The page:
King Of New York

 

"I must have been away too long, because my feelings are dead. I feel no remorse. It's a terrible thing." —Christopher Walken, with an ironic smirk, in King Of New York

The money shot in Abel Ferrara's 1990 gangster film King Of New York finds Christopher Walken's Frank White, a drug kingpin freshly released from prison, assessing the state of his empire. As he looks out at the skyline from his suite at the Plaza Hotel, the city is superimposed on the window, reflecting the predatory ambitions of a man who believes he should be the de facto mayor. The image unmistakably recalls a similar shot in The Godfather, Part II, when young Vito Corleone, quarantined on Ellis Island after the long journey from Sicily, casts his eyes on the Statue Of Liberty and sees the promise of America from a more innocent vantage. We know from the first Godfather that Vito, like Frank, will aggressively seize on the opportunities laid out before him, and both men have a vision of power where machine guns and backroom politics are equally important weapons in the arsenal.

Calling King Of New York a street-level Godfather freights the film with a level of importance it can't possibly shoulder, but it's nonetheless impossible to separate the two films completely, because there are so many intersections and points of departure. The big difference between Frank White and the Corleone brass is that Frank isn't afraid to get his hands dirty; if an emissary can't iron out a deal with a bitter rival, he's right there on the front lines, guns a-blazin', leading by example. (If Ferrara remade The Godfather with Frank White, we'd no doubt witness Walken personally sawing the head off that prize thoroughbred.) Unlike the Corleones, who position themselves for long-term dominance, with power handed down from one generation to the next, White doesn't have a family and knows his time on earth is limited. Resigned to the fact that he could die at any moment, another man might retreat into his shell or seek out a less perilous occupation, but Frank does the opposite. He's so absurdly brazen that he pulls a drive-by on a cop in the middle of a police funeral.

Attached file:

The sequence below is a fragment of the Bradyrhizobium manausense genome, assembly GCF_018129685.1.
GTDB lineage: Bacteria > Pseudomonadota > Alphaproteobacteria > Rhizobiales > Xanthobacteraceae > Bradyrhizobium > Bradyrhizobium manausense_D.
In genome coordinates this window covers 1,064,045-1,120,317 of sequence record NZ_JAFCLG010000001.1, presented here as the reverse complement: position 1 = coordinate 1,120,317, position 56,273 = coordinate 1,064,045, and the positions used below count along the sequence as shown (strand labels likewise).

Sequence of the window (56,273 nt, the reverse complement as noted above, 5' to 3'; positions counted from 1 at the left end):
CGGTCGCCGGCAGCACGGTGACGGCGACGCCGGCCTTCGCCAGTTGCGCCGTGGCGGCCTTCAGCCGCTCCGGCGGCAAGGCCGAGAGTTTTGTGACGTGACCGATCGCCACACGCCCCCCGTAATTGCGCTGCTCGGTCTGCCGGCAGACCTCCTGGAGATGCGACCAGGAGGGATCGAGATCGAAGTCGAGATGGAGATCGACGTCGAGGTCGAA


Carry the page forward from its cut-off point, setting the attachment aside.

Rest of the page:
Walken has always been difficult to read, and though flagrant weirdness (and a talent for dance) is his stock in trade, his face also carries a disturbing, almost alien opacity that makes him seem disconnected from us mere mortals. At times, his character pauses to enjoy the considerable fruits of his labor—he frequently travels with two female companions attached to his arms, and he'll break out a mischievous grin on occasion—but he could never be described as a pleasure-seeker. His lust is for power, but to what personal end isn't so clear. He surrounds himself with the decadence his lifestyle affords—nouveau-riche furnishings, lingerie-clad women in every corner, mountains of cocaine he sells but never touches—but unlike his top enforcer, played with a devilish cackle by Laurence Fishburne, he doesn't have much fun with it. At the same time, he isn't Michael Corleone: His sins never tug at his conscience, because the end somehow justifies them, and makes them seem pettier than they really are. He's an enigma.